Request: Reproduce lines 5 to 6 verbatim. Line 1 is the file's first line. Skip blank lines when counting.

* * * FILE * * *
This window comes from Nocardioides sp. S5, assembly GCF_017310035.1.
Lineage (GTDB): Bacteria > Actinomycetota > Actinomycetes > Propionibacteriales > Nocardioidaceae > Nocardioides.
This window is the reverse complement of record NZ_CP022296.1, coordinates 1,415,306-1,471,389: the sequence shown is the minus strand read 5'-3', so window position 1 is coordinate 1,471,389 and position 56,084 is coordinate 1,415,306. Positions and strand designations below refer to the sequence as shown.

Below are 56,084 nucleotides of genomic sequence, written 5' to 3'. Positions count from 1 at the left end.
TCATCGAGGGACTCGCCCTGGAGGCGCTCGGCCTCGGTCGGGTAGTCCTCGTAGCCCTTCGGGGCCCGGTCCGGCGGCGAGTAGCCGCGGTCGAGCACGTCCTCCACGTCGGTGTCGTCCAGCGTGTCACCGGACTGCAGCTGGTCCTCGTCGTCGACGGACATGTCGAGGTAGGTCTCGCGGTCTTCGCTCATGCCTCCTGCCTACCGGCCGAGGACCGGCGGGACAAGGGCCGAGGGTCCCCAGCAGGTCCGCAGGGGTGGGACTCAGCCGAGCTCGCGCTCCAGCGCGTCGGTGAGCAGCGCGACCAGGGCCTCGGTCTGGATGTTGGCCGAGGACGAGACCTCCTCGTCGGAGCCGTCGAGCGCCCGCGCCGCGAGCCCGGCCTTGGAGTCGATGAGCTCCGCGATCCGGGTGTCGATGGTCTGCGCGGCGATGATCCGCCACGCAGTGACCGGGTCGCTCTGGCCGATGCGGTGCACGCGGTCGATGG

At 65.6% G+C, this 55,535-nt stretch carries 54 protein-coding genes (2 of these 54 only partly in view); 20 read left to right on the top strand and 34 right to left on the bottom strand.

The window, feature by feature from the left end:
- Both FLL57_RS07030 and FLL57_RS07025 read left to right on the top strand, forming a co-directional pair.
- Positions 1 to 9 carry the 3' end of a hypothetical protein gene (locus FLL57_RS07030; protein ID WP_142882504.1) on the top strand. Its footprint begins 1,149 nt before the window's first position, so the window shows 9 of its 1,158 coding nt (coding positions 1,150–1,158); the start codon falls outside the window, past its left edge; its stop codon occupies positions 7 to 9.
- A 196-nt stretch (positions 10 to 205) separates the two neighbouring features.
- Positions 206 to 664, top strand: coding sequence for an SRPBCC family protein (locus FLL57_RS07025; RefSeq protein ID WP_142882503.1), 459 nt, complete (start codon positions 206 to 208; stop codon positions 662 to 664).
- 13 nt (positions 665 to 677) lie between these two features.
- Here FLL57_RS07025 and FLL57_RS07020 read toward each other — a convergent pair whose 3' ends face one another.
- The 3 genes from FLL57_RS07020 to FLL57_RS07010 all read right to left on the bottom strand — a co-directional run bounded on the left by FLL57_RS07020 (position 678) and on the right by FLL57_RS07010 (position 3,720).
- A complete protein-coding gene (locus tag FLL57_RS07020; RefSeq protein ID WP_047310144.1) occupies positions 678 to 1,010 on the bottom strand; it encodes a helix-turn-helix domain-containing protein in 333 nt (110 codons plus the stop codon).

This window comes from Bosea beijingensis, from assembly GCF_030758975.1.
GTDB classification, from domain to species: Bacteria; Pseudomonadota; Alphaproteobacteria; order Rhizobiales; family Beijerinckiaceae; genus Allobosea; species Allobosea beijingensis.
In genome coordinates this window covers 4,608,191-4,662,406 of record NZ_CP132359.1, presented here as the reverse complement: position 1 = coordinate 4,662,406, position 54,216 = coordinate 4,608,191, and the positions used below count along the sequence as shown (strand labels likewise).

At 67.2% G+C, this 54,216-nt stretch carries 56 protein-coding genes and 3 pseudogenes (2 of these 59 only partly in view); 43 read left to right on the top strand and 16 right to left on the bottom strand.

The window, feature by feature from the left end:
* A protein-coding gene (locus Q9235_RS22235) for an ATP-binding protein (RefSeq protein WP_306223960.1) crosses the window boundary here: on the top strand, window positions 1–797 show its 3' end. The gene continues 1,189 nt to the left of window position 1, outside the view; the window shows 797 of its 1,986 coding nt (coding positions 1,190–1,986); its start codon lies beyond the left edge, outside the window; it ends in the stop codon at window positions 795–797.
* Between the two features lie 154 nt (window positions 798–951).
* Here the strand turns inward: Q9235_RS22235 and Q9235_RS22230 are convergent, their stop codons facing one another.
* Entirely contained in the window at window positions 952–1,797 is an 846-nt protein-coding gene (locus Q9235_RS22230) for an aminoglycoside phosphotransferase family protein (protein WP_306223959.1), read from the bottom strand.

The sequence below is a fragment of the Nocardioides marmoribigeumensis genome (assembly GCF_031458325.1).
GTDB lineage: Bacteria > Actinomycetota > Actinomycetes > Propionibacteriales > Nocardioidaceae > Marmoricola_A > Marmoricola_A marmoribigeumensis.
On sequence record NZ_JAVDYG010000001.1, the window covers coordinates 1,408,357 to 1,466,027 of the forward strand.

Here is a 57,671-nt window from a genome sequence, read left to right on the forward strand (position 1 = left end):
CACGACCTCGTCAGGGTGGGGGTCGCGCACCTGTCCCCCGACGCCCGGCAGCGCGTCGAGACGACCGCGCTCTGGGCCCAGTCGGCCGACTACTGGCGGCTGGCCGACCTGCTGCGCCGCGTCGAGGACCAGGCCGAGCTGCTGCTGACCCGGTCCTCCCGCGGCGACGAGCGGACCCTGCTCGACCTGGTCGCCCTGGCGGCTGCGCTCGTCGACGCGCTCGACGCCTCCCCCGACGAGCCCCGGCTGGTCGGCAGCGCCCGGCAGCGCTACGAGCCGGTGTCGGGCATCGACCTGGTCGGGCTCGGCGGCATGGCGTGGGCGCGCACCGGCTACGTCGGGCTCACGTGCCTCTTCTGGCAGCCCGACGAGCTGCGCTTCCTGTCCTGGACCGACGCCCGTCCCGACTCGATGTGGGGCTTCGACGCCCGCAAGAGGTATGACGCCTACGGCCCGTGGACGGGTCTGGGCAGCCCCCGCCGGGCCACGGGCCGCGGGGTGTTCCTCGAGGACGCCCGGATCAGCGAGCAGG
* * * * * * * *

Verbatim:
TCATCGAGGGACTCGCCCTGGAGGCGCTCGGCCTCGGTCGGGTAGTCCTCGTAGCCCTTCGGGGCCCGGTCCGGCGGCGAGTAGCCGCGGTCGAGCACGTCCTCCACGTCGGTGTCGTCCAGCGTGTCACCGGACTGCAGCTGGTCCTCGTCGTCGACGGACATGTCGAGGTAGGTCTCGCGGTCTTCGCTCATGCCTCCTGCCTACCGGCCGAGGACCGGCGGGACAAGGGCCGAGGGTCCCCAGCAGGTCCGCAGGGGTGGGACTCAGCCGAGCTCGCGCTCCAGCGCGTCGGTGAGCAGCGCGACCAGGGCCTCGGTCTGGATGTTGGCCGAGGACGAGACCTCCTCGTCGGAGCCGTCGAGCGCCCGCGCCGCGAGCCCGGCCTTGGAGTCGATGAGCTCCGCGATCCGGGTGTCGATGGTCTGCGCGGCGATGATCCGCCACGCAGTGACCGGGTCGCTCTGGCCGATGCGGTGCACGCGGTCGATGG

At 65.6% G+C, this 55,535-nt stretch carries 54 protein-coding genes (2 of these 54 only partly in view); 20 read left to right on the top strand and 34 right to left on the bottom strand.